Tōtara Stump 

Totara Stump

Curriculum links

Learning areas

  • Social Studies
  • Technology

Which strands will it fit with?

  • Social Studies – Place and Environment, Continuity and Change, Identity, Culture, and Organisation
  • Technology – Nature of Technology

Key Competencies

Thinking, Relating to others, Participating and contributing 

Levels of achievement

 Levels 1-7 

Year groups

Years 1-13

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Which topics of study can it support?

  • New Zealand Technological Advances
  • Innovation and Invention
  • New Zealand Society – Past and Present
  • Pūrākau

How long might this take?

Allow 5-10 minutes.

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Where do I find it?

  • Level 3, Blood, Earth, Fire.
  • Lost? Ask a Te Papa Host.

Why should I take my class to visit this?

  • This is a rare and unusual example of a tōtara stump that was left after Māori cut down the tree using customary tools.
  • The whole class can fit easily around the front of it. 

What is there to do there?

  • Observe the stump and use it as a discussion point.
  • Read the whakataukī (proverb) behind this item.
  • Compare the toki (adze) marks left on the stump to the toki in the case.

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What should I know about this?

  • The stump is from a native tōtara tree (Podocarpus totara).
  • Tōtara will grow to 40 metres tall.
  • This tōtara was cut down in pre-European times.
  • It was extracted from the Ohinemuri River in the Coromandel region in1917 and gifted to the Museum by the Paeroa Gold Extraction Company.
  • This is an excellent example of skills developed by tangata whenua (indigenous people) for use in the natural environment to make taonga (cultural treasures).
  • The tree would most likely have been used to make a waka (canoe).
  • If you look closely, you can see the toki (adze) marks on the stump.
  • The toki in the case next to the stump are made from argillite, a very hard stone that can be worked to produce a sharp edge.
  • Toki were made mainly from argillite though greywacke, basalt, and pounamu (greenstone) were also used.

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Possible topics for discussion

  • Can you see the cut marks left from the toki?
  • How long do you think it took to cut the tree down?
  • Discuss the whakataukī ‘Tere te tapahi, roa te whakatū. Swift to fell, long to resurrect.’ What do you think this means?
  • If you cut down a tree this size what would you use it for?
  • If you wanted to make a waka how would you decorate it?
  • How long do you think it took to make a waka using customary tools?
  • Do you think that the tree was used for a waka or for something else, such as parts of a marae (meeting area) or a waharoa (gateway. This taonga is part of the realm of Tane, the Māori god of the forest. In order to use the forest, special prayers or karakia must be said seeking permission to take things such as trees. This protocol is expressed in the story of Rata and his canoe.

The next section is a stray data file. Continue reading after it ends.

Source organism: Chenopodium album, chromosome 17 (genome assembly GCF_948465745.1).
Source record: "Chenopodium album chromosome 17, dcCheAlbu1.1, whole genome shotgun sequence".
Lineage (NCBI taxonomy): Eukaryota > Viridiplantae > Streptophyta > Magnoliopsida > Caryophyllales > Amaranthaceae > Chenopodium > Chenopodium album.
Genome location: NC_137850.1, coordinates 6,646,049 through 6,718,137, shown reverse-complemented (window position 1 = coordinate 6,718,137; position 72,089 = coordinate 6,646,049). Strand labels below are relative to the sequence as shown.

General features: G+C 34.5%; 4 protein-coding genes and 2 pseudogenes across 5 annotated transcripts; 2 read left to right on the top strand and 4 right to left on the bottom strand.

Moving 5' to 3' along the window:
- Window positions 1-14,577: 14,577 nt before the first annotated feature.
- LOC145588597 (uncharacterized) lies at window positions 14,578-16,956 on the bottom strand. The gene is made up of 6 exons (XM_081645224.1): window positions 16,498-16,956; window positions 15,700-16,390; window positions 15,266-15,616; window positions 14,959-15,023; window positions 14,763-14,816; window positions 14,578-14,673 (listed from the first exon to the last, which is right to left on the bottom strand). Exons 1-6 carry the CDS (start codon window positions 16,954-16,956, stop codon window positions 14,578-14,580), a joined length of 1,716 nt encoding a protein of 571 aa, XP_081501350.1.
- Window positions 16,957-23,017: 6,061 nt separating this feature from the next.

• Rata needed to build a waka to chase and kill his father’s killer. Rata went into the forest and felled a suitable tree. The next day when he came back to the site he found the huge tree standing upright again. Rata was very confused so, after felling the tree again, he hid in the forest and waited and watched. He saw the hakaturi (the tribes of insects, birds, and forest spirits) putting the tree back together again. With powerful chants they lifted the tree back onto its stump. Rata made himself known to the hakaturi and they berated him. They warned him that the trees must not be cut down without Tane’s permission. From then on, karakia were performed so the tree being felled could be used for its intended purpose. Offerings were also placed on the stump for Tane, such as fronds of the mauka and peretao ferns.
  • Compare this stump size to the waka Teremoe on Level 4 in the Mana Whenua exhibition. Do you think that a stump of similar size would have been left after cutting down the tree for Teremoe?
  • What kinds of tools do we use today to cut down trees?
  • Discuss how understanding the customary practices of Māori is important in today’s society.
  • Discuss the great importance of waka culture to Māori identity given that Māori tribes arrived in New Zealand by waka. During a pepeha (genealogical introduction by a speaker), the waka is mentioned. It is an icon of identity.

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Further information


Related material

  • The pātaka (storehouse) called Te Takinga, in Mana Whenua on Level 4. An example of a specialized building.
  • The wharenui (meeting house) called Te Hau ki Turanga, in Mana Whenua on Level 4. An example of a specialized building.
  • Fale (house) in PlaNet Pasifika on Level 4. An example of Pacific housing solutions using natural resources.
  • The waka Teremoe on Level 4. An example of the innovative use of natural resources.
  • Toki in our collections
  • Blood, Earth, Fire student activity trail. Download, print and fold into a booklet that your students can use to explore the Blood, Earth, Fire exhibition.

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